I often see someone at Starbucks or the grocery store I would love to photograph, but I’m too chicken to do anything about it. Not so Jaffe and Boisen, who approached prospective models in cafes and on the street. In a series of sittings that Boisen described as “very improvisational… play time,” the photographers experimented with costumes and props, ”not as a fashion statement, but rather as an improvising tool or exercise to draw new identities out of the models.” Although the choice of poses and costuming were entirely the creative realm of the photographers, Jaffe graciously acknowledged that they “could not have made these images without the creative expression of [the models].”
Jaffe has a knack for disarming her models. They let down their guard, appearing remarkably unselfconscious, and contemplative or joyful, allowing her to capture their humanity unfiltered. Boisen’s photos have more of a feeling that he is placing his models in a situation and infusing them with a persona he wishes to explore. A prime example is the diptych of Amanda. In Jaffe’s black-and-white take on the model, her eyes are closed, one hand over her face, the other palm up, beseeching. It is as though the model is anguishing over a decision about something abhorrent she must do. What that is may be answered by Boisen’s complement: She wears a mask which smiles from beneath the hood of a fur-trimmed coat which she is pulling open to reveal her breasts.
Although Jaffe and Boisen seem comfortable in these approaches, some of their best work is created when they switch roles. For example, Jaffe wrapped model Jonah Blue in rope and portrayed him as a B&D practitioner flipping the bird and wearing his… well it’s not his heart that’s on his sleeve. This is contrasted with Boisen’s photo where Blue is draped in black cloth, appearing as a penitent monk, atoning for his perceived sins.
In the most outstanding pairing, black-and-white photos of model Zolene, the artists switched roles in this way. Boisen’s contribution is a simple, straightforward, and understated portrait of the model with her eyes serenely closed. Jaffe on the other hand dressed Zolene in a boxer’s gloves and robe over what appears to be a black silk teddy. This image, reminiscent of Robert Mapplethorpe’s photos of Lisa Lyon, is my pick for best of show. This is the same model whose image had lured me to the “Still (In) Motion” exhibit, co-curated by Jaffe at Frisbie St. She is gorgeous, sultry, and pouting, her eyes a little sad or, perhaps, seriously focused on the proverbial prize. She could rock your world, and she could totally kick your ass. Jaffe manages to show the dichotomy in the subject within a single photo.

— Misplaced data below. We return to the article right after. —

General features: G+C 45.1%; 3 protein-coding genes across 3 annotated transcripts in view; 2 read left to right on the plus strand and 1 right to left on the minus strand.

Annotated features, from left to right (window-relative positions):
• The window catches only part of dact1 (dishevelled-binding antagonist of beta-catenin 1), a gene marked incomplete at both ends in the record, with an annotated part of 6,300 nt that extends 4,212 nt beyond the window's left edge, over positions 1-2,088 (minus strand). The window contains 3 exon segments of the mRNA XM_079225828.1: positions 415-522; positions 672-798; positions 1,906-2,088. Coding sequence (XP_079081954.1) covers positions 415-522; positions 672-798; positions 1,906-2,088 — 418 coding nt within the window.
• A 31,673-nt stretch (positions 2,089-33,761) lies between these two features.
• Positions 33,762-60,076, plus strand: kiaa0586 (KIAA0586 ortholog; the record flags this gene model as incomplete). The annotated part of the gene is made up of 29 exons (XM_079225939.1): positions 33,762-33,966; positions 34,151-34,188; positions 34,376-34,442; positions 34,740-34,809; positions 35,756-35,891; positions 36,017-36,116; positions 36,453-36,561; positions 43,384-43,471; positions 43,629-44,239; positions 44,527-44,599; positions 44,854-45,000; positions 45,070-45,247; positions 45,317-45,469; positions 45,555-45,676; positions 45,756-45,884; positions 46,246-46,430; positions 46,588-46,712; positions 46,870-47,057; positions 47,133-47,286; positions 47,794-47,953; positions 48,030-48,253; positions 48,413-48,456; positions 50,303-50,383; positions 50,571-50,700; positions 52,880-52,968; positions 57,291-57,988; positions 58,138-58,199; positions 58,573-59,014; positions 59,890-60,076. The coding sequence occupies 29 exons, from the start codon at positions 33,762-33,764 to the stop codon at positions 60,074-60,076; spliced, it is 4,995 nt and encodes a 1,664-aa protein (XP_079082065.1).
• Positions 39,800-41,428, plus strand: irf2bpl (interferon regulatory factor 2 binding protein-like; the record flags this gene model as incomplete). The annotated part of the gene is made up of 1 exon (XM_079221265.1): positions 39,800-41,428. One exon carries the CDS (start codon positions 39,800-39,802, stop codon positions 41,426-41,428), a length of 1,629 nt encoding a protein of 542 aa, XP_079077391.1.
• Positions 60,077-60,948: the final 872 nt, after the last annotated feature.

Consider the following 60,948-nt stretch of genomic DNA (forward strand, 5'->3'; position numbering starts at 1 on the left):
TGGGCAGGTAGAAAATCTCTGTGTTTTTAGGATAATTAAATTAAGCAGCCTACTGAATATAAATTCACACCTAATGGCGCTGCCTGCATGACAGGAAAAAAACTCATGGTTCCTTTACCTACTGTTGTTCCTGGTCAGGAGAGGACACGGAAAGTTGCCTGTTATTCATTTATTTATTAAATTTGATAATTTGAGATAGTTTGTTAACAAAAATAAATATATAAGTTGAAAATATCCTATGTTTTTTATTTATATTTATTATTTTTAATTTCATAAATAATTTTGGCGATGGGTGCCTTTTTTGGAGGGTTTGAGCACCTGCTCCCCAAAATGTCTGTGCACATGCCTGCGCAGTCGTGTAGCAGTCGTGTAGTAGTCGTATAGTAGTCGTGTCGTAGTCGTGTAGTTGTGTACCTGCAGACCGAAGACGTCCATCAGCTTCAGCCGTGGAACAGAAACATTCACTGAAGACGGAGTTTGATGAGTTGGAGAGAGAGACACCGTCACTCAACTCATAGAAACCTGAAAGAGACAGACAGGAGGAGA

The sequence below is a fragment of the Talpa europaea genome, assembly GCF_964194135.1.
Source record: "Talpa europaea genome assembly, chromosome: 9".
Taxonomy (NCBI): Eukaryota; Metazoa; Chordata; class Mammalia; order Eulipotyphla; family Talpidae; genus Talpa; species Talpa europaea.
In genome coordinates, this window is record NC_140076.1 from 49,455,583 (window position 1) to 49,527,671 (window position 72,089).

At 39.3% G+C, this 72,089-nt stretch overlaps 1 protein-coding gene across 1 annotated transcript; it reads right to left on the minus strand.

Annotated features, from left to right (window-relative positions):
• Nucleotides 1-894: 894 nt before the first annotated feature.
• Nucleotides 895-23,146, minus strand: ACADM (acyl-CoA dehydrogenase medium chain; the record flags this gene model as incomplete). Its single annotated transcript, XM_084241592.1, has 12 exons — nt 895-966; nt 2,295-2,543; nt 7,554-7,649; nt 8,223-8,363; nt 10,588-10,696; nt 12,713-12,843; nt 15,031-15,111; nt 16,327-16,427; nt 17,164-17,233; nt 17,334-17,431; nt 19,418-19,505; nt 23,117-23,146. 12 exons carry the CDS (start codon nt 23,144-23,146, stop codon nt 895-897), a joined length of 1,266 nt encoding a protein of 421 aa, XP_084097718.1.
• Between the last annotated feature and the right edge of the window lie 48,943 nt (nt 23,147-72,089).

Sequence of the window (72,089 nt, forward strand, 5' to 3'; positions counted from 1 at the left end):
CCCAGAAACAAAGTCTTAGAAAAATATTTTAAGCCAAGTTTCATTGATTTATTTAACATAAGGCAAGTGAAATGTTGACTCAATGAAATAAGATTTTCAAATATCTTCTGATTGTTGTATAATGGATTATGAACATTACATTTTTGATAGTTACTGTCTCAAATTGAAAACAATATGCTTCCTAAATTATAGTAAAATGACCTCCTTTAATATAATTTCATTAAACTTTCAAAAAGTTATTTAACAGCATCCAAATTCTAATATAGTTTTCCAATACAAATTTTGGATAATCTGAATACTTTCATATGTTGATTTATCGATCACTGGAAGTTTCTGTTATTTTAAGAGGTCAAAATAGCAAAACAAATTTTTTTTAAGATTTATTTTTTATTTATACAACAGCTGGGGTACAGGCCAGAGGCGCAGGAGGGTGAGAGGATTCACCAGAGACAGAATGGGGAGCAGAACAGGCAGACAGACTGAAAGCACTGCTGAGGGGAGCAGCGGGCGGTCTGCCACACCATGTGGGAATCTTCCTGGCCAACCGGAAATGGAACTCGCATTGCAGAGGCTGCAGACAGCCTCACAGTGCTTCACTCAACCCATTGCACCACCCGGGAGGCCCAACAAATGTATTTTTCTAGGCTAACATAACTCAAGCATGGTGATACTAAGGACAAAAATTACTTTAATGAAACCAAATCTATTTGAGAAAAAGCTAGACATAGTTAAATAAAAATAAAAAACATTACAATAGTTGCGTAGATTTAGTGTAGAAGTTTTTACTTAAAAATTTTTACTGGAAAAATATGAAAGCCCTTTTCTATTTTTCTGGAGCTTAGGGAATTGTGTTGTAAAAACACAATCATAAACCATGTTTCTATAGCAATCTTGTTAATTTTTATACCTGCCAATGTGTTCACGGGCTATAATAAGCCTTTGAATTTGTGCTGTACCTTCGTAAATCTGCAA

I’m a little bit of everything
all rolled into one.
I’m a bitch, I’m a lover
I’m a child, I’m a mother
I’m a sinner, I’m a saint
I do not feel ashamed.
- Meredith Brooks, “Bitch”
Occasionally both photographers took a nearly identical approach with a model. For example, their provocative portraits of Tom have him wild haired and naked but for a pair of fishnet stockings, looking for all the world like Iggy Pop. (He was at the opening and seemed like a regular guy who’s just a really good sport.) One photo was black-and-white, the other in color, one crisp, the other artfully blurred, but both essentially captured the same side of the coin. The pairing would have been more interesting if one was contrasted with something more subtle or demure, as in Jan Saudek’s “With My Third Daughter from the Second Marriage” (1987) where the diptychs’ power derives from the counterpoint of the individuals taking turns being clothed, but seemingly unaware of their varying state of undress.
It is more intriguing when the artists see the same model through radically different perspectives and follow disparate approaches. A standout diptych is the photos of Martyn Jacques. In both, the model is wearing identical clown makeup, but that is where the similarity between the portraits ends. In Boisen’s photo, Jacques has donned dirty clothes and sports an accordion. Pointing off camera, he smiles maniacally, with an overall effect that would make John Waters proud. In Jaffe’s portrait, Jacques has traded his accordion for a tie and suspenders. Leaning into the camera and jabbing his finger at the viewer instead, he is all business, a no-nonsense interrogator, an unnerving cross between Dennis Franz and John Wayne Gacy.
There are some individual standouts, where the diptych did not necessarily succeed in expressing diversity but one of the photos merits particular attention. One of these is Boisen’s photo of Jessik. The model’s image appears to have been warped by a fun-house mirror. But unlike their photos of Stephanie Laursen, where the model’s eyes were stretched and reflected in similar fashion, here it does not seem like a gimmick; the composition is interesting, the colors bold and luminous, and the model–while recognizable as beautiful–has been transmogrified into an eerie likeness of Dali’s “Soft Construction with Boiled Beans (Premonition of Civil War)” (1936).
Another individual achievement is Jaffe’s portrait of Clementine Shaughnessy, which she also exhibited in “Still (In) Motion” under the title “Taggert.” Her eyes closed, palms pressed together at her lips, one gets the impression of intruding upon a private moment. As I wrote of that show, her photos “consistently but ambiguously convey their subjects’ emotional intensity. What are they feeling? Bliss? Passion? Pain?”
What are they feeling? What are we feeling? Bliss? Passion? Pain? Yes, we are.
These 13×19 archival prints are modestly priced at $100 each unframed, and $160 framed. Pricing for the diptychs is available upon inquiry. “Seeing Double” runs through April 4th at Rooz Cafe, 1918 Park Blvd, Oakland.